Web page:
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Zoo Idaho: Animals of the Intermountain West

Spending a day at the zoo is a fun summer activity regardless of your age. The zoo offers a variety of animals and activities that are sure to please everyone in your party. Bringing your family to the zoo also has many benefits such as encouraging environmental awareness, increasing knowledge about a variety of species, and sparking curiosity.

Zoo Idaho is a zoo that offers its patrons a look at the animals that inhabit the Intermountain West. It is located in Pocatello and offers 30 exhibits and 98 different animals to see and learn about. They first opened in 1932 with only two animals on display in wire pens—a female rhesus monkey named Josephine and a raccoon named Pete. It was previously known as Pocatello Zoo until 2016, when the name was changed to Zoo Idaho to reflect the zoo’s identity as an indigenous species zoo. This zoo specializes in rehoming orphaned or injured animals who would not be able to survive in the wild.

Sara W. Ifft Grizzly Bear Exhibit


Zoo Idaho offers a variety of exciting exhibits for patrons to enjoy, but one of the most popular is the grizzly bear exhibit. This world-class exhibit opened in July of 2012 and since then hundreds of families have made the return trip to sit in the viewing gallery and observe the bears. The half-acre exhibit includes a covered beach, mature trees, and a recirculating stream with both trout and bass. It also offers visitors an opportunity to get an up-close view of the bears, as the glass viewing gallery puts visitors within inches of the animals.

The Grizzly Bear exhibit features two female bears named Stripes and Shoni. Stripes is the elder bear who arrived at Zoo Idaho in 1991; she was born at the Columbus Zoo in 1989. Shoni arrived at the zoo in 2014; she was labeled as a non-releasable nuisance bear from the Shoshone National Forest in Wyoming. Come experience the grizzly bear exhibit at Zoo Idaho and observe the natural activity of Stripes and Shoni!

To see the exhibit check out:

Upgraded Bald Eagle Exhibit

Zoo Idaho has also recently upgraded their bald eagle exhibit for its eagle, Valkyrie. Valkyrie was acquired from the Idaho Fish and Game from a falconer in Paris, Idaho. She is considered a non-releasable eagle because she showed signs of imprinting when found. It was important to the zoo to create an exhibit that assisted in the care and livelihood of Valkyrie.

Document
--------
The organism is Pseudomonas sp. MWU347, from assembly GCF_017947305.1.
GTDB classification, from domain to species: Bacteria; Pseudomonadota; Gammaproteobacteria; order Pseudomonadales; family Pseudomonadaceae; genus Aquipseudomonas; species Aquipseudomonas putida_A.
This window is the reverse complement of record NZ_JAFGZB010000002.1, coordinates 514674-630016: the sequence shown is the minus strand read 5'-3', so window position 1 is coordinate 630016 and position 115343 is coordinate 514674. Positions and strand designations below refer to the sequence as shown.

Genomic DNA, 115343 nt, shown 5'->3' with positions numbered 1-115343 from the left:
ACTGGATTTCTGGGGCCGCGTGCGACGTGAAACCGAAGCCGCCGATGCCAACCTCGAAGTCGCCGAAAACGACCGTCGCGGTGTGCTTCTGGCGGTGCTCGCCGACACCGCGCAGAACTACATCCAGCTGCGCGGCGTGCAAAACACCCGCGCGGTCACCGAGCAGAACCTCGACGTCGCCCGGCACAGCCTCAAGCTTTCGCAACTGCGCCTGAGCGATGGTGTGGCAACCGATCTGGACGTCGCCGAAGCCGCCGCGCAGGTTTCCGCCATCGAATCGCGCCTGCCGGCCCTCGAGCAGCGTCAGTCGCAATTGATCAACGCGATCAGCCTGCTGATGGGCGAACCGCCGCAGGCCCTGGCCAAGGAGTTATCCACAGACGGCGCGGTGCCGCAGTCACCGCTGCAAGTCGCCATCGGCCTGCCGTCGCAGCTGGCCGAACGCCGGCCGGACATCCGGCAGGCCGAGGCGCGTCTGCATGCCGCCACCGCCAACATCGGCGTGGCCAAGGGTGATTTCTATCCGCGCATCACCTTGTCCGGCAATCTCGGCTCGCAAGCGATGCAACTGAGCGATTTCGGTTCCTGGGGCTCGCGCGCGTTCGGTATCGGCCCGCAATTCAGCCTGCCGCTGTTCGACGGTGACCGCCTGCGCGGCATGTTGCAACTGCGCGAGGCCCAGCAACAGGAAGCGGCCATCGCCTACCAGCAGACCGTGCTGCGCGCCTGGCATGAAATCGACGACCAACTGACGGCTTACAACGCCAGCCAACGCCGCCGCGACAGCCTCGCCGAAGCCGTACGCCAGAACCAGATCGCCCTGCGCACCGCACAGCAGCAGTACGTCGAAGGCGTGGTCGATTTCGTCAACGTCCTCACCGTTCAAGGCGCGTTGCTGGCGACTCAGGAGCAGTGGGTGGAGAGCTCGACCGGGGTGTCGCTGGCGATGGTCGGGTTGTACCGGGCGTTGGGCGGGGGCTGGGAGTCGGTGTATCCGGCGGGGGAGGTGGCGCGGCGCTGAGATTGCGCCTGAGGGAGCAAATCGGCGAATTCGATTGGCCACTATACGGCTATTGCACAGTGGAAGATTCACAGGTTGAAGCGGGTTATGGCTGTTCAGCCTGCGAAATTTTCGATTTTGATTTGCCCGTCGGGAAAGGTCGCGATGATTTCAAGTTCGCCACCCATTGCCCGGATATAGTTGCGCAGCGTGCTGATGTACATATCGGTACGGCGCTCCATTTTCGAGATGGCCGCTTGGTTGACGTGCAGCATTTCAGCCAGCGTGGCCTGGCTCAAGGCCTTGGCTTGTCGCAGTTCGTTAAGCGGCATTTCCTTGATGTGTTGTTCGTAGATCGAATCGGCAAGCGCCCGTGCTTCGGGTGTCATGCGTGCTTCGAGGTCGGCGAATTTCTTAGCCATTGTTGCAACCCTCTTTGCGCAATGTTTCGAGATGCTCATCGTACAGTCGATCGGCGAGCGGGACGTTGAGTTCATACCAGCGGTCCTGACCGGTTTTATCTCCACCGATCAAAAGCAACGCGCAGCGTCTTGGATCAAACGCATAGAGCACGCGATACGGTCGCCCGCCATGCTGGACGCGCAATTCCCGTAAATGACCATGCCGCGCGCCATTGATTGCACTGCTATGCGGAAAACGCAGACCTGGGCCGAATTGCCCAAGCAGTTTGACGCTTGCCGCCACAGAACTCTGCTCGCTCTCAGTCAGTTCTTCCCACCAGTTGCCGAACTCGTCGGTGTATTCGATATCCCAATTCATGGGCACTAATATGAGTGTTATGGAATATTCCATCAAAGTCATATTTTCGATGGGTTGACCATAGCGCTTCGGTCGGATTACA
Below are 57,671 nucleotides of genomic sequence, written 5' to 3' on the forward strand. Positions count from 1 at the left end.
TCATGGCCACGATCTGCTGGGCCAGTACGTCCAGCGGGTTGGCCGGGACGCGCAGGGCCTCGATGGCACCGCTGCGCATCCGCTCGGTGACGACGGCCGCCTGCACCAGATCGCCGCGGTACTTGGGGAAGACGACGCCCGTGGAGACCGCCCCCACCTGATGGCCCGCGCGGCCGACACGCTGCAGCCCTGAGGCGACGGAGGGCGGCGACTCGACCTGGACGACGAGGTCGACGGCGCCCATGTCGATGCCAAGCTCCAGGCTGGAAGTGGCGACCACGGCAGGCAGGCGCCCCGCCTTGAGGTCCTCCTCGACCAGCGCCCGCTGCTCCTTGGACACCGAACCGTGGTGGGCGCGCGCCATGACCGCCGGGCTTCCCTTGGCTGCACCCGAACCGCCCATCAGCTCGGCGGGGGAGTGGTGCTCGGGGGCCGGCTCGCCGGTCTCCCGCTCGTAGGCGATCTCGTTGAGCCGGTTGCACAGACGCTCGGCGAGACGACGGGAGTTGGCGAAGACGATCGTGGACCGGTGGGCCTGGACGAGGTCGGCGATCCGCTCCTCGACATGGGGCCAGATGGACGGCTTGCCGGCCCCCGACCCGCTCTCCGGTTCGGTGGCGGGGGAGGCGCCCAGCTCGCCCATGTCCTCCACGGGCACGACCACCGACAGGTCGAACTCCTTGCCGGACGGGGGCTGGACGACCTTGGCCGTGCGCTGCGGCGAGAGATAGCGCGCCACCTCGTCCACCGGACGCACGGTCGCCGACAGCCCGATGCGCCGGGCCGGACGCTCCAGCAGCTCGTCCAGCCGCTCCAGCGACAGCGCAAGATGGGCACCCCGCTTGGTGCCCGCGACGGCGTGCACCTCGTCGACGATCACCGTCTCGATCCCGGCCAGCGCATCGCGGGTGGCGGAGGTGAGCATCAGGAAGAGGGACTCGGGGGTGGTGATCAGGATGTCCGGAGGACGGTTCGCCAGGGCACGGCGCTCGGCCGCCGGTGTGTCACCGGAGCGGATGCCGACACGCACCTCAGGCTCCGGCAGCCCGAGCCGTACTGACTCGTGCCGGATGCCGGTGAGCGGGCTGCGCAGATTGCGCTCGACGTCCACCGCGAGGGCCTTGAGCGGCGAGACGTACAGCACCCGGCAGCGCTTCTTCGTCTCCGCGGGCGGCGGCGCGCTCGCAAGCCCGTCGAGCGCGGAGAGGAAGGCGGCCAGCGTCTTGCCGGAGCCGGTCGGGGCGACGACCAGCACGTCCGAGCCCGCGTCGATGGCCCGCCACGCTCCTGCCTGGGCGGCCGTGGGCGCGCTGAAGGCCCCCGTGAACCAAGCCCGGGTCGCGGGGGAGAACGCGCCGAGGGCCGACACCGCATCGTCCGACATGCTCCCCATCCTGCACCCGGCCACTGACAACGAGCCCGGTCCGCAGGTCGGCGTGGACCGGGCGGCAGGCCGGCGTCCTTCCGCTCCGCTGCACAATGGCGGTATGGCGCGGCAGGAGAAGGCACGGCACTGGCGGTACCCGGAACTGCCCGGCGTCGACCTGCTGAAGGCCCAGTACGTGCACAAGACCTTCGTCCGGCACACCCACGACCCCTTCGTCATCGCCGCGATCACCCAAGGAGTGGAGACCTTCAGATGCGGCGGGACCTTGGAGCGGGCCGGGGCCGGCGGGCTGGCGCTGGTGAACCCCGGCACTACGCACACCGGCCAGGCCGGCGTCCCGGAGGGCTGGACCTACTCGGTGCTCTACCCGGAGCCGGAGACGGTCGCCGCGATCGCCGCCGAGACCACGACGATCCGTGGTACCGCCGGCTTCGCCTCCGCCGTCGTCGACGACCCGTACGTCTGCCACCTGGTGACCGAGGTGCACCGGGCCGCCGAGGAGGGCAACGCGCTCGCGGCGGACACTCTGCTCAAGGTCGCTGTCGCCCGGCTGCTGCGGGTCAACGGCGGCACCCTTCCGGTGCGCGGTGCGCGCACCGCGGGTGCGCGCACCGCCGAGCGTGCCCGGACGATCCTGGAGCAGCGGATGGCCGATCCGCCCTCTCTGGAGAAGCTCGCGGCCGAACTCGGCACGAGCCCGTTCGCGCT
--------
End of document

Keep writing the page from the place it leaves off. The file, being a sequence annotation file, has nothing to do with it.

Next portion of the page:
Within this exhibit, you will see many new features such as a nest site, three perching areas, shade and weather structure, and an additional 1,000 square feet of space.

Peter Pruett, Zoo Idaho Superintendent commented on the project saying, “Not only is it a great new exhibit for Valkyrie, but it is also a significant improvement in our ability to care for her and allow for our community to see an awesome bald eagle.”  

This project was completed to kickoff their improvements of all raptor exhibits within the zoo. Other raptors featured within the zoo include a red-tailed hawk, great horned owl, Swainson’s hawk, and turkey vulture.

Zoorific Tours

Do you have a large group that would like to visit the zoo? Check out their Zoorific Tours, these tours are for those who want to maximize their learning experience while at the zoo. These tours are an hour long and allow your group to be accompanied by a guide as you walk through the exhibits. If you are a teacher, this would be a valuable field trip as the programs focus on topics that are in line with Idaho State Education Standards. These tours are best for groups no larger than 25 people.

Zoo Idaho also hosts groups from summer camps, youth and scout groups, and even corporate events. Next time you need to plan an event, bring your group to the zoo for a half-day of learning and activities.

For more information or to make a reservation for your group visit


To plan your trip to the zoo, check out Here you will find their hours of operation, ticket prices, and other helpful resources to help you when planning your visit. Due to COVID-19, they are taking precautions to protect their patrons by having their petting zoo closed and only allowing 300 people in the zoo at one time. For any additional concerns or questions please contact the zoo staff.

Going to Zoo Idaho provides a unique opportunity to learn about native wildlife through the various exhibits. A few of the animals you should expect to see include bison, cougars, pronghorns, and of course, the grizzly bears, Stripes and Shoni. Plan your visit today to support your local zoo!

Paige Rowland

About the author

Paige Rowland

Paige Rowland is originally from Arkansas and is currently completing her last semester at Brigham Young University-Idaho, where she will earn a bachelor's degree in marketing. She loves to hike, travel, and spend time with family. Paige loves to learn about local businesses and what they do to help the community in Eastern Idaho.

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